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As is the case with every other academic year to date, the announcement of the completing Class of 2022 results has been one of last week’s significant stories.

Considering the disarray that the pandemic threw everything in (particularly the academic calendar), it has been nothing short of a beautiful scene seeing learners celebrate their success in the company of their teachers and parents. Collaboratively, it has been a monumental effort from all parties to get thus far and it is only right that I extend necessary appreciation. This topic, however, is a very sensitive one and I will attempt to explain how. Many of us went through school knowing that our final class results were what were going to decide the destiny of your future, which is mildly true and heavily pressurising. With the way the world is currently ‘shaped’, this still holds and for some it works out, unfortunately, it may not all be the case for others.

I am a huge advocate for speaking for the individual, especially in instances such as this. As aforementioned, there are very few sights as emotionally charged and beautiful as when parents celebrate the achievement of their children with them. It is a wonderful culmination of hard work, dedication and of course, a very welcome reward on a financial investment. All these hold the child in good stead in their future prospects as well, something which only fuels the parents’ pride for their son or daughter. For every ‘ying’, unfortunately, there has to be a ‘yang’ and it is commonsense to know that there are learners out there who are not looking forward to bringing their results home.


This may be due to a number of reasons; they may feel they have underachieved by comparison with their peers and, therefore, feel inadequate and doubtful of themselves or they just simply could not get good enough grades to pass. This places these children in a psychologically tough place to be in having the knowledge that ‘the ball was in their court and they fumbled’ while at the same time enviously watching their former classmates move on to higher academic levels. This is why this time of year poses such a very tricky period in the lives of young adolescents, mainly because it is such a semi-decisive time in terms of their futures and going forward so much so, that those that get held back quickly begin to feel hopeless and left behind. That is where I feel many of the youth lose their way: After a failure, for instance, they stop trying to better themselves and instead adopt a careless attitude that is usually capped off with the use of a drug or two, and before they know it, they have not done anything productive with their lives in five years.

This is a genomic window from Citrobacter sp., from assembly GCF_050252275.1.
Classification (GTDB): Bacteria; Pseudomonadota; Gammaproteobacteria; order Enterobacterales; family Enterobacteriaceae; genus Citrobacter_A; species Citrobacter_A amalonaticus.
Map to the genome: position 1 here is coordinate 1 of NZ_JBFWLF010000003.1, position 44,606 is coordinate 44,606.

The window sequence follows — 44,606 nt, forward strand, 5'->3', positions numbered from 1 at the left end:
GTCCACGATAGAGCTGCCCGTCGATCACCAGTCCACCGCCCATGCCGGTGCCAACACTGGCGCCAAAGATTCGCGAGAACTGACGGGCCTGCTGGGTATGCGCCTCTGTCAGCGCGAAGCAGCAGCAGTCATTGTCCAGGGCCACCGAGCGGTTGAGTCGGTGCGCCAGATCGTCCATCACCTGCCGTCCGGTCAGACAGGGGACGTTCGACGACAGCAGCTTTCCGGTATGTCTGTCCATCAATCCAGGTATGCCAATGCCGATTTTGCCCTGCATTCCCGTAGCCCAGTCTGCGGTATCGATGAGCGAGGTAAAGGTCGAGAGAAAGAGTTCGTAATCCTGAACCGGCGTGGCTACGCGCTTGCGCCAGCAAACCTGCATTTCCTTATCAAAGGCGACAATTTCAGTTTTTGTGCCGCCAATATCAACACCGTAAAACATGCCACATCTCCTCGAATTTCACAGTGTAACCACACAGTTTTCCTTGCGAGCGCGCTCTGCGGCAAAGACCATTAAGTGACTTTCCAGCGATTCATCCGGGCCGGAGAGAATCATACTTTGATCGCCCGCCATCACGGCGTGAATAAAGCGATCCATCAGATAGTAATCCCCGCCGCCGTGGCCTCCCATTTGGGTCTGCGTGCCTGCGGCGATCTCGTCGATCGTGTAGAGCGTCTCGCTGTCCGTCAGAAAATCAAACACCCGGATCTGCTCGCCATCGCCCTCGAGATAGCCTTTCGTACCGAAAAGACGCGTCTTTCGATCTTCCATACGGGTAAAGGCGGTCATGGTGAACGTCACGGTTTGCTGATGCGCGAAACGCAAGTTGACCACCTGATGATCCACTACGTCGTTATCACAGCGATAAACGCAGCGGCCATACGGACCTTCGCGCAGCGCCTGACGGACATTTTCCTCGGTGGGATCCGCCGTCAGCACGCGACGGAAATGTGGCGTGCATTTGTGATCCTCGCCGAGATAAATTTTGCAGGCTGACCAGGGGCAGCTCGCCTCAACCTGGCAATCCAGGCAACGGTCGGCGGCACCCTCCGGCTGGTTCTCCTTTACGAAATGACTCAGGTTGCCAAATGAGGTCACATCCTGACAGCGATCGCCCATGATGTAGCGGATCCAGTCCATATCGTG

This, I think speaks to the gaping hole in psycho-social support we offer to our children who have had the unfortunate experience of not making it the first time; instead devaluing, demoralising and dampening their young spirits, it would be for the benefit of all involved if we uplifted and motivated them instead. If we can, offer them alternatives to school or allow them that second chance if possible. For their mental health also. There are too many young adolescents who plunge into the mire of a depression after falling the first hurdle of life and because they were not supported back on their feet swiftly enough, they probably end up taking their own lives as a result. It is also very important to highlight the role of parents and guardians during this time to monitor their childrens’ behaviour, especially those who have not done that well just to make sure they are well and in good mental shape. Send comments to runsford0505@gmail.com.

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